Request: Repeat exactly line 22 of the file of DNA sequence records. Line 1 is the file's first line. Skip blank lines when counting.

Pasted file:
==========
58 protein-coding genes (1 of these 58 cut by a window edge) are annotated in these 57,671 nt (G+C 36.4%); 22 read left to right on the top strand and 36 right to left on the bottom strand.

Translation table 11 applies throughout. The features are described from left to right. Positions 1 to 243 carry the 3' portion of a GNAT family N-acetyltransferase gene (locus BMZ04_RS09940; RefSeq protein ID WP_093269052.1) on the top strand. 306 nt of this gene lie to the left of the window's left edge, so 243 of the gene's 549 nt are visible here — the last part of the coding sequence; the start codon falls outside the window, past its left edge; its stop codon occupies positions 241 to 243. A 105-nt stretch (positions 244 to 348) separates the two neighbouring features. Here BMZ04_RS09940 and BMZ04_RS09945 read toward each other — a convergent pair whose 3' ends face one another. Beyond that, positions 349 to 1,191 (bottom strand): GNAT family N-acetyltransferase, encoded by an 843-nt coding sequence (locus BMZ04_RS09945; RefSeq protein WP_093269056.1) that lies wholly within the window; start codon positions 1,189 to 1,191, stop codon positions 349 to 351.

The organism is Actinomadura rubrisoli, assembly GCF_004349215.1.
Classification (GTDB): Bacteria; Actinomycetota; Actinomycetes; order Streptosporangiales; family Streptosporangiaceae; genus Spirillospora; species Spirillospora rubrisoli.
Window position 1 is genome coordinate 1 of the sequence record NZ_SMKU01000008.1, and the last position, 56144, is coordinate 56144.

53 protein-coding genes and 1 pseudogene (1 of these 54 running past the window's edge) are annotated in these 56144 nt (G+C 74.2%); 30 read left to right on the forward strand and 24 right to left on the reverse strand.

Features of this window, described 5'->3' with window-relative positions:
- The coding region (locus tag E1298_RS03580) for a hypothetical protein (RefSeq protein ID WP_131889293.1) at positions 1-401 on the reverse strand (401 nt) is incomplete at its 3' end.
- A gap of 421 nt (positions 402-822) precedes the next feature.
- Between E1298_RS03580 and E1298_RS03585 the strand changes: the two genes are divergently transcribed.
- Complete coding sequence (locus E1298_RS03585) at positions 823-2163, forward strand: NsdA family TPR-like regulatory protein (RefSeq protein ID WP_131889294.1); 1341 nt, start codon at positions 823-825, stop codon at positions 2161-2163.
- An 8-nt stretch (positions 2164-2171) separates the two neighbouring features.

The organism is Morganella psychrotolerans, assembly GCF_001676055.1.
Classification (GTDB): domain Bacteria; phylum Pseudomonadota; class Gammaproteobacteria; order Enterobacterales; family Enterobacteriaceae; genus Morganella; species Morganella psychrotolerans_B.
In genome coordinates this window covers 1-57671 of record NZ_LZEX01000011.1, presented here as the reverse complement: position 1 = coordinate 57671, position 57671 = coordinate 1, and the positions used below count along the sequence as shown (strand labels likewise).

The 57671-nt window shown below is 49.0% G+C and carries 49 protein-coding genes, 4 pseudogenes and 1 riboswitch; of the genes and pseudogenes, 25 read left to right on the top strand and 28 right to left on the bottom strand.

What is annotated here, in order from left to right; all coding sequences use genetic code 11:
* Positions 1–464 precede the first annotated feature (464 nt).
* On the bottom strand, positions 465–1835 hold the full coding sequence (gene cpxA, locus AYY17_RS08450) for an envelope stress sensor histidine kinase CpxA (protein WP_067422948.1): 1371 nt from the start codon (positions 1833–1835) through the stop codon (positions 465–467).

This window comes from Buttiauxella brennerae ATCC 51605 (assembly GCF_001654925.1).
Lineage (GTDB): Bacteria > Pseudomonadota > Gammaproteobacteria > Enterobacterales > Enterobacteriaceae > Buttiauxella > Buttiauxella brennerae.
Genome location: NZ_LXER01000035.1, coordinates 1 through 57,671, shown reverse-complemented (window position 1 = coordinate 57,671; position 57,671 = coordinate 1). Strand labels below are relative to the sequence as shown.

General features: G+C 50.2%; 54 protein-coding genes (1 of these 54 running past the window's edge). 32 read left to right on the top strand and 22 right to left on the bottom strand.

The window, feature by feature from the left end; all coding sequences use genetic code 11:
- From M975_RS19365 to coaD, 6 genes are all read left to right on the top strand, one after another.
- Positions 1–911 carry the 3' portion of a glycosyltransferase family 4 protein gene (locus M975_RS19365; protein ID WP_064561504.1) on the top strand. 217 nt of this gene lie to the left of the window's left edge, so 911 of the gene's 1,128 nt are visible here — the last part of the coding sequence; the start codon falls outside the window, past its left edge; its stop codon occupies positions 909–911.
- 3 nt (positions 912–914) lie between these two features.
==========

Genome location: NZ_LXER01000035.1, coordinates 1 through 57,671, shown reverse-complemented (window position 1 = coordinate 57,671; position 57,671 = coordinate 1). Strand labels below are relative to the sequence as shown.